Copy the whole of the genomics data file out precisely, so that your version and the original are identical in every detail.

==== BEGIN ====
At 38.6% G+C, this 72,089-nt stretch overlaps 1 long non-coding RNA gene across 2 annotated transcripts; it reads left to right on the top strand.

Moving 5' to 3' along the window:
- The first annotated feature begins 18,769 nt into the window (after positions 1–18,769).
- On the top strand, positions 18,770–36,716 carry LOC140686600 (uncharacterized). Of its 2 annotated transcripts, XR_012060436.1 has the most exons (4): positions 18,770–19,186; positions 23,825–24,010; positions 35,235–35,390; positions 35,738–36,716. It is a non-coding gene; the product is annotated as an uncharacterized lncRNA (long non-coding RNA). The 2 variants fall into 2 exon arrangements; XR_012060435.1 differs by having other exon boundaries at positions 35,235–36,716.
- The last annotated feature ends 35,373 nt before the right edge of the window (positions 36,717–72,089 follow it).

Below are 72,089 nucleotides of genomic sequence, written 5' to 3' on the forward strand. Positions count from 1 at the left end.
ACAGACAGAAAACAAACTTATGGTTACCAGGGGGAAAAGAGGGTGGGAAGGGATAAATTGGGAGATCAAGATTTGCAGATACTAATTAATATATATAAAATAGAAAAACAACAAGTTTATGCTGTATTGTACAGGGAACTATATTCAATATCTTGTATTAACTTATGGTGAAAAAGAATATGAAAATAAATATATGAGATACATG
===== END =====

At 38.6% G+C, this 72,089-nt stretch overlaps 1 long non-coding RNA gene across 2 annotated transcripts; it reads left to right on the top strand.

Moving 5' to 3' along the window:
- The first annotated feature begins 18,769 nt into the window (after positions 1–18,769).
- On the top strand, positions 18,770–36,716 carry LOC140686600 (uncharacterized). Of its 2 annotated transcripts, XR_012060436.1 has the most exons (4): positions 18,770–19,186; positions 23,825–24,010; positions 35,235–35,390; positions 35,738–36,716. It is a non-coding gene; the product is annotated as an uncharacterized lncRNA (long non-coding RNA). The 2 variants fall into 2 exon arrangements; XR_012060435.1 differs by having other exon boundaries at positions 35,235–36,716.
- The last annotated feature ends 35,373 nt before the right edge of the window (positions 36,717–72,089 follow it).

Below are 72,089 nucleotides of genomic sequence, written 5' to 3' on the forward strand. Positions count from 1 at the left end.
ACAGACAGAAAACAAACTTATGGTTACCAGGGGGAAAAGAGGGTGGGAAGGGATAAATTGGGAGATCAAGATTTGCAGATACTAATTAATATATATAAAATAGAAAAACAACAAGTTTATGCTGTATTGTACAGGGAACTATATTCAATATCTTGTATTAACTTATGGTGAAAAAGAATATGAAAATAAATATATGAGATACATG